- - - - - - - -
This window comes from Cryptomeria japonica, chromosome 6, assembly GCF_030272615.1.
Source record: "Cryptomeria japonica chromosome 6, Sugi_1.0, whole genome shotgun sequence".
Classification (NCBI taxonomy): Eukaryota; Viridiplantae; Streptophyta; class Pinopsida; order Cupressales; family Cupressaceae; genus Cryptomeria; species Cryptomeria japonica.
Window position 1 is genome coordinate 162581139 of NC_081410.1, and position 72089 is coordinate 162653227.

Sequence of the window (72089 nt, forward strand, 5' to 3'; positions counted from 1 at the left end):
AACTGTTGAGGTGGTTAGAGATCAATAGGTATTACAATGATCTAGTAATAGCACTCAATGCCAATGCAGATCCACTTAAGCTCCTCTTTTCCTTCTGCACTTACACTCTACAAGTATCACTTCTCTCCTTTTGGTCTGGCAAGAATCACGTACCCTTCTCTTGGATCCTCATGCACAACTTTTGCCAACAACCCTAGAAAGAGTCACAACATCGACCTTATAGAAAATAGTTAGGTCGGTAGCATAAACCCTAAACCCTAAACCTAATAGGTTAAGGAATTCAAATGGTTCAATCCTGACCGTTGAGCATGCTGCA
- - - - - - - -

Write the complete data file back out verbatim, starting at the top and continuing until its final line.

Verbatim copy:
This window comes from Cryptomeria japonica, chromosome 6, assembly GCF_030272615.1.
Source record: "Cryptomeria japonica chromosome 6, Sugi_1.0, whole genome shotgun sequence".
Classification (NCBI taxonomy): Eukaryota; Viridiplantae; Streptophyta; class Pinopsida; order Cupressales; family Cupressaceae; genus Cryptomeria; species Cryptomeria japonica.
Window position 1 is genome coordinate 162581139 of NC_081410.1, and position 72089 is coordinate 162653227.

Sequence of the window (72089 nt, forward strand, 5' to 3'; positions counted from 1 at the left end):
AACTGTTGAGGTGGTTAGAGATCAATAGGTATTACAATGATCTAGTAATAGCACTCAATGCCAATGCAGATCCACTTAAGCTCCTCTTTTCCTTCTGCACTTACACTCTACAAGTATCACTTCTCTCCTTTTGGTCTGGCAAGAATCACGTACCCTTCTCTTGGATCCTCATGCACAACTTTTGCCAACAACCCTAGAAAGAGTCACAACATCGACCTTATAGAAAATAGTTAGGTCGGTAGCATAAACCCTAAACCCTAAACCTAATAGGTTAAGGAATTCAAATGGTTCAATCCTGACCGTTGAGCATGCTGCA